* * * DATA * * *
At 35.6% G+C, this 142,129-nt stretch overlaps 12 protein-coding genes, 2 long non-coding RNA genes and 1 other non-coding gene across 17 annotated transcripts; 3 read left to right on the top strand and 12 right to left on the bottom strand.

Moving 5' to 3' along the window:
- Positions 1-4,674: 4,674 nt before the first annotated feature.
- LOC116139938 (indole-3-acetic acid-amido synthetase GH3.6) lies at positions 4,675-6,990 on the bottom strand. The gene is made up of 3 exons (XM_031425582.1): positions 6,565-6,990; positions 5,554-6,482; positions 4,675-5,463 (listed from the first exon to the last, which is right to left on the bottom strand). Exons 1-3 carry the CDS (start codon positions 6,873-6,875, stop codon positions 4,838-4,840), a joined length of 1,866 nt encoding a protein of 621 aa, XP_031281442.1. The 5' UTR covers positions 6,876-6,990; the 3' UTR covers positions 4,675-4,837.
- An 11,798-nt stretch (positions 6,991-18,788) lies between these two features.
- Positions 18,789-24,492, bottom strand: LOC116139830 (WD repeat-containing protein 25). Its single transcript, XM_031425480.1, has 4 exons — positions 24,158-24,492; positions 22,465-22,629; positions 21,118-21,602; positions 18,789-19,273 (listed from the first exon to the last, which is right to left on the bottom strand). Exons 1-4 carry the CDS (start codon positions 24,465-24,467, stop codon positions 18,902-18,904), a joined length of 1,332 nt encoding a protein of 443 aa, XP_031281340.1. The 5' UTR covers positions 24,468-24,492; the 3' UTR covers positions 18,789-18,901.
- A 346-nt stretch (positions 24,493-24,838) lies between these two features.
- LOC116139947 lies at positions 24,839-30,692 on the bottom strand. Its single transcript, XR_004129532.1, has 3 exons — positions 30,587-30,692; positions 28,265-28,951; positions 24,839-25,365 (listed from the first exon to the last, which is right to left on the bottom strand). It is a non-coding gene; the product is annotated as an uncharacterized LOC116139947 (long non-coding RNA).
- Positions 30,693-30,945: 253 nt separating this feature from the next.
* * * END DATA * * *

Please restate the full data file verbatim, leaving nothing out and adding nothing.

At 35.6% G+C, this 142,129-nt stretch overlaps 12 protein-coding genes, 2 long non-coding RNA genes and 1 other non-coding gene across 17 annotated transcripts; 3 read left to right on the top strand and 12 right to left on the bottom strand.

Moving 5' to 3' along the window:
- Positions 1-4,674: 4,674 nt before the first annotated feature.
- LOC116139938 (indole-3-acetic acid-amido synthetase GH3.6) lies at positions 4,675-6,990 on the bottom strand. The gene is made up of 3 exons (XM_031425582.1): positions 6,565-6,990; positions 5,554-6,482; positions 4,675-5,463 (listed from the first exon to the last, which is right to left on the bottom strand). Exons 1-3 carry the CDS (start codon positions 6,873-6,875, stop codon positions 4,838-4,840), a joined length of 1,866 nt encoding a protein of 621 aa, XP_031281442.1. The 5' UTR covers positions 6,876-6,990; the 3' UTR covers positions 4,675-4,837.
- An 11,798-nt stretch (positions 6,991-18,788) lies between these two features.
- Positions 18,789-24,492, bottom strand: LOC116139830 (WD repeat-containing protein 25). Its single transcript, XM_031425480.1, has 4 exons — positions 24,158-24,492; positions 22,465-22,629; positions 21,118-21,602; positions 18,789-19,273 (listed from the first exon to the last, which is right to left on the bottom strand). Exons 1-4 carry the CDS (start codon positions 24,465-24,467, stop codon positions 18,902-18,904), a joined length of 1,332 nt encoding a protein of 443 aa, XP_031281340.1. The 5' UTR covers positions 24,468-24,492; the 3' UTR covers positions 18,789-18,901.
- A 346-nt stretch (positions 24,493-24,838) lies between these two features.
- LOC116139947 lies at positions 24,839-30,692 on the bottom strand. Its single transcript, XR_004129532.1, has 3 exons — positions 30,587-30,692; positions 28,265-28,951; positions 24,839-25,365 (listed from the first exon to the last, which is right to left on the bottom strand). It is a non-coding gene; the product is annotated as an uncharacterized LOC116139947 (long non-coding RNA).
- Positions 30,693-30,945: 253 nt separating this feature from the next.